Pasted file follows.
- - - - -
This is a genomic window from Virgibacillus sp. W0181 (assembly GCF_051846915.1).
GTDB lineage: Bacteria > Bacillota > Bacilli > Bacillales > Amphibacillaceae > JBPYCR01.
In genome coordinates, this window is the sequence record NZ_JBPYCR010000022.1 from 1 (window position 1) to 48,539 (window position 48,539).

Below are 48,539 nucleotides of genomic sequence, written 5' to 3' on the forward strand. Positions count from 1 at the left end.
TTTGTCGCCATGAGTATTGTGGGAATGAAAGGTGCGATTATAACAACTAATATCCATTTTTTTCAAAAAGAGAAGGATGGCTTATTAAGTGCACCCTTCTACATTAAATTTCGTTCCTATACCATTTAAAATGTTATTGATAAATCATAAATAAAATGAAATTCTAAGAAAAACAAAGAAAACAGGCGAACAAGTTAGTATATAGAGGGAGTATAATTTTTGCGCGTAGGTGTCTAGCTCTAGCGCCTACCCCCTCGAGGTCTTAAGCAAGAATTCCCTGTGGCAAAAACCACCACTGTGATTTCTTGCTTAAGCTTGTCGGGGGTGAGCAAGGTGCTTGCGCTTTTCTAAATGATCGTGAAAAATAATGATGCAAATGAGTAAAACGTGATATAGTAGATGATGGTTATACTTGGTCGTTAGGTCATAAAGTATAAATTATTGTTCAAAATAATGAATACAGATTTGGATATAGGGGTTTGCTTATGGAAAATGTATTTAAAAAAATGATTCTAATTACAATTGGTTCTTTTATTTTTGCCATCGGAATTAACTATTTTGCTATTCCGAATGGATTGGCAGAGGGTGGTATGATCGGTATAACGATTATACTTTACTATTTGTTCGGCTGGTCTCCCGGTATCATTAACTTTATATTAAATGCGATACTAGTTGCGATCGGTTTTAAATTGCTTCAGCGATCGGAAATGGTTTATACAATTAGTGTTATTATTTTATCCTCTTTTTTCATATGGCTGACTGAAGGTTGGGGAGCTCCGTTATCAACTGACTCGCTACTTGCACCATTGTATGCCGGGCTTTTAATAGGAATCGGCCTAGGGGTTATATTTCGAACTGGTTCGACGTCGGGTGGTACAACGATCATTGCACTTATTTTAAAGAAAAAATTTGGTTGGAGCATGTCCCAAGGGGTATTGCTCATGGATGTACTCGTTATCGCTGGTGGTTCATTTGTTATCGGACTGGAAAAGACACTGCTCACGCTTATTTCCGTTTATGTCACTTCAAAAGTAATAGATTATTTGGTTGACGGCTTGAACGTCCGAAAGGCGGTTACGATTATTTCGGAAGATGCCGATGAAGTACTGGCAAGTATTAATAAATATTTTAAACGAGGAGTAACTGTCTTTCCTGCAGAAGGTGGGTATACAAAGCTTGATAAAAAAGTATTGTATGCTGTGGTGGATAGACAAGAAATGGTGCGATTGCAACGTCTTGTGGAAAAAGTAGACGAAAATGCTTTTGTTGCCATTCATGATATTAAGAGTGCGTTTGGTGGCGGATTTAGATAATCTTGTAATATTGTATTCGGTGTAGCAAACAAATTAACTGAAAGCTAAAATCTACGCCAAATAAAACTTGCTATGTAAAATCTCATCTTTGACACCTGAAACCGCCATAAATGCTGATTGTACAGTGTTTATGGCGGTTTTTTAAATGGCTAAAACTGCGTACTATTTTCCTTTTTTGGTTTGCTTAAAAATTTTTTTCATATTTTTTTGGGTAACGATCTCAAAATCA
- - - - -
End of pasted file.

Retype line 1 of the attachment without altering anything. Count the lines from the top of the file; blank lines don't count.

This is a genomic window from Virgibacillus sp. W0181 (assembly GCF_051846915.1).